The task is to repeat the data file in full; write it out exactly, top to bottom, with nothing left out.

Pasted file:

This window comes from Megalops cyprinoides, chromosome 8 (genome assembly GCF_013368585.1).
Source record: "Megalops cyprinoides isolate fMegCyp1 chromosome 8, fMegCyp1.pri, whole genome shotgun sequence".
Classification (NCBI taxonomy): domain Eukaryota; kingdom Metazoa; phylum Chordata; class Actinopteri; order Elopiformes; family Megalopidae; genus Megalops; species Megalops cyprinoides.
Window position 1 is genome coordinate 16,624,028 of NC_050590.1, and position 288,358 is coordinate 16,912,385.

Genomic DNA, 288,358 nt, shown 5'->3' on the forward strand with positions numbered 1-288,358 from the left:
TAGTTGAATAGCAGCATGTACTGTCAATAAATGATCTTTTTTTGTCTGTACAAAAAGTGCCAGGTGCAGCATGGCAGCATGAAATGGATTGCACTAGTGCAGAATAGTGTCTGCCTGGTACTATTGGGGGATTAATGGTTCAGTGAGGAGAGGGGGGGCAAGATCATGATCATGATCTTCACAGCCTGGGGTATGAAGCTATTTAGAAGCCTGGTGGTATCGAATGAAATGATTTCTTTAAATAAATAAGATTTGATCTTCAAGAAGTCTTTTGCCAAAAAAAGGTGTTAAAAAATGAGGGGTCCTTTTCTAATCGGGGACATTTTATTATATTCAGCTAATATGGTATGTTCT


This window comes from Megalops cyprinoides, chromosome 8 (genome assembly GCF_013368585.1).
Source record: "Megalops cyprinoides isolate fMegCyp1 chromosome 8, fMegCyp1.pri, whole genome shotgun sequence".
Classification (NCBI taxonomy): domain Eukaryota; kingdom Metazoa; phylum Chordata; class Actinopteri; order Elopiformes; family Megalopidae; genus Megalops; species Megalops cyprinoides.
Window position 1 is genome coordinate 16,624,028 of NC_050590.1, and position 288,358 is coordinate 16,912,385.

Genomic DNA, 288,358 nt, shown 5'->3' on the forward strand with positions numbered 1-288,358 from the left:
TAGTTGAATAGCAGCATGTACTGTCAATAAATGATCTTTTTTTGTCTGTACAAAAAGTGCCAGGTGCAGCATGGCAGCATGAAATGGATTGCACTAGTGCAGAATAGTGTCTGCCTGGTACTATTGGGGGATTAATGGTTCAGTGAGGAGAGGGGGGGCAAGATCATGATCATGATCTTCACAGCCTGGGGTATGAAGCTATTTAGAAGCCTGGTGGTATCGAATGAAATGATTTCTTTAAATAAATAAGATTTGATCTTCAAGAAGTCTTTTGCCAAAAAAAGGTGTTAAAAAATGAGGGGTCCTTTTCTAATCGGGGACATTTTATTATATTCAGCTAATATGGTATGTTCT